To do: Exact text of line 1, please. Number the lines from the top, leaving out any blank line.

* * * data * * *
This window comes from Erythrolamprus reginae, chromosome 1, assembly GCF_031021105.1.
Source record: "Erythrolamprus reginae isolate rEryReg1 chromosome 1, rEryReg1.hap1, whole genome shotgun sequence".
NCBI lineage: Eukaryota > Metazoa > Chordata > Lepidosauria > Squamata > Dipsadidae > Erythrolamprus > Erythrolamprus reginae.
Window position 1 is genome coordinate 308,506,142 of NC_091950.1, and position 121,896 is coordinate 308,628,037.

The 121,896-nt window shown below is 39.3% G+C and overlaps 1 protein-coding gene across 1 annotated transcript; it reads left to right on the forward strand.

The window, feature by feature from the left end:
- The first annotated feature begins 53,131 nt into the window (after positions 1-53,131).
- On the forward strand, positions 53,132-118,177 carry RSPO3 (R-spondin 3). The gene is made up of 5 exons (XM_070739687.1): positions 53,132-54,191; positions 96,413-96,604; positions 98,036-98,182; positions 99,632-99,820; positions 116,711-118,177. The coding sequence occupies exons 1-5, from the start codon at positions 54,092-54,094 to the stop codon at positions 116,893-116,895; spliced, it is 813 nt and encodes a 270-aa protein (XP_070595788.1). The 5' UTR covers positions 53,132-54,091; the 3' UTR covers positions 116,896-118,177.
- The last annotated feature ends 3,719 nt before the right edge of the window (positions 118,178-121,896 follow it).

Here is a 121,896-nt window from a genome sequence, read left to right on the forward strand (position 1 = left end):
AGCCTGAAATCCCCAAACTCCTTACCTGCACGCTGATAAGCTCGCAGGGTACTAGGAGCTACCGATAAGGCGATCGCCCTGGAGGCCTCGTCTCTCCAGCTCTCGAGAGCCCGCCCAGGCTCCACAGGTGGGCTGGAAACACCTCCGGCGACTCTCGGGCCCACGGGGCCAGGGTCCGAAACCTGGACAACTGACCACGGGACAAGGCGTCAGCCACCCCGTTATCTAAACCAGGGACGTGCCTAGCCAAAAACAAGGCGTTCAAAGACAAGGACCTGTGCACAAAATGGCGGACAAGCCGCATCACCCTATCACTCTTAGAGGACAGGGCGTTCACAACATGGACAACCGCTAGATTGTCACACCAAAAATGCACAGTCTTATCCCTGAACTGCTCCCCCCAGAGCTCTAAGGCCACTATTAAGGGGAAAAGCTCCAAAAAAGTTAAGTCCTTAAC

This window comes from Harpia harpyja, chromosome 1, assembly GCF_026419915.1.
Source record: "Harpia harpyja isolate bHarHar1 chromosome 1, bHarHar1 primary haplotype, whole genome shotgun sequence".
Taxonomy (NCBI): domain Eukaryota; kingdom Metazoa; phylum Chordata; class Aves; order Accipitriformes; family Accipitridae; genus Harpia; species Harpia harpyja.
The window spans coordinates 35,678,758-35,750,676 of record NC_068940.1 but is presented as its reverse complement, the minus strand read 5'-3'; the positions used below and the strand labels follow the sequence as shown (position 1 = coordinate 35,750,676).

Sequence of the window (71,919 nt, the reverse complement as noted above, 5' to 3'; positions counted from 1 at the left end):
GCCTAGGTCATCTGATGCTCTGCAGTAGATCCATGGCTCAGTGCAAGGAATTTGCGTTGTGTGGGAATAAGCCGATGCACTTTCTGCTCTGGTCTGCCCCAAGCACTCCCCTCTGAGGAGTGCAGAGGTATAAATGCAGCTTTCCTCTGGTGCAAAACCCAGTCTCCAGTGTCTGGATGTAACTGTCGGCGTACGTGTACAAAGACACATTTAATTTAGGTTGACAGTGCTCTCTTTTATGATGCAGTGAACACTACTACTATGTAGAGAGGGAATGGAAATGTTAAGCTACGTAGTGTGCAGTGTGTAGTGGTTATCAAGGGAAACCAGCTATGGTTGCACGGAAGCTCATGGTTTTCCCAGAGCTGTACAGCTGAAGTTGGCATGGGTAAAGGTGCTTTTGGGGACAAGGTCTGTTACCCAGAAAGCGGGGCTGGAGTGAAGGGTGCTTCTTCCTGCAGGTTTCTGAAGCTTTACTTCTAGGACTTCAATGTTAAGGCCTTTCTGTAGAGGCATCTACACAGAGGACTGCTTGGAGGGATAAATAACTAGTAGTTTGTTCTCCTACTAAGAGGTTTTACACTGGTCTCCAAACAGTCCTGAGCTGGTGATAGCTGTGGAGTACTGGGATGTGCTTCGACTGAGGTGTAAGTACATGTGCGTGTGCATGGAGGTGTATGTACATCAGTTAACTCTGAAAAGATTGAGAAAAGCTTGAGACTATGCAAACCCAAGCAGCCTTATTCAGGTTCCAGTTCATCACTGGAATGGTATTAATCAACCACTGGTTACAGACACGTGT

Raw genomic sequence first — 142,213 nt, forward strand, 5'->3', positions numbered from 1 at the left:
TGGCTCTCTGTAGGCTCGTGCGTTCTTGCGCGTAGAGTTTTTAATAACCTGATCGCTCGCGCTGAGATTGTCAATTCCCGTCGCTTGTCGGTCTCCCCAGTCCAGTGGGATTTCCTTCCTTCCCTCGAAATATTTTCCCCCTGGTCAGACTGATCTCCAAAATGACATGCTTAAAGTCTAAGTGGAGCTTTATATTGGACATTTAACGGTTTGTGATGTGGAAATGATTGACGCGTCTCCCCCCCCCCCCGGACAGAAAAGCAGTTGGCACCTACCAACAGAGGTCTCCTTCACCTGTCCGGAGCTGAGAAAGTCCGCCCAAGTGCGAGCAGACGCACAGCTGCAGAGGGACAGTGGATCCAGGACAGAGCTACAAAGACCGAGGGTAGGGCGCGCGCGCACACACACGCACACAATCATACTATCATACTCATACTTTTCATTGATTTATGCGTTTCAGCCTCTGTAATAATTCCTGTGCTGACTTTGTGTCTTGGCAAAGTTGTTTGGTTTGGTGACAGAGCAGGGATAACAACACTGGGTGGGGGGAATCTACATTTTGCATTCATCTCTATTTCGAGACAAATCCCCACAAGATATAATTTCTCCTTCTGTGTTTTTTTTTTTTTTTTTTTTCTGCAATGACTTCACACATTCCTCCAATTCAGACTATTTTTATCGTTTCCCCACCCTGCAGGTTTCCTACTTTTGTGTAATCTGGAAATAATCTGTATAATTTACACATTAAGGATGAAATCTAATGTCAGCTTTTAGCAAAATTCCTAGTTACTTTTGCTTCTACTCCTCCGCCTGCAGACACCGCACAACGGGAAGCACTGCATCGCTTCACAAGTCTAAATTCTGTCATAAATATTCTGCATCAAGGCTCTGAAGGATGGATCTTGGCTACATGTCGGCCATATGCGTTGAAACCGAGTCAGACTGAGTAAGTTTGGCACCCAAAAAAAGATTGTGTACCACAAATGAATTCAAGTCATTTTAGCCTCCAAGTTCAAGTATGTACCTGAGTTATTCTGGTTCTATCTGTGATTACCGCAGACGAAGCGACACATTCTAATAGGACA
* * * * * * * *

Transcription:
This window comes from Erythrolamprus reginae, chromosome 1, assembly GCF_031021105.1.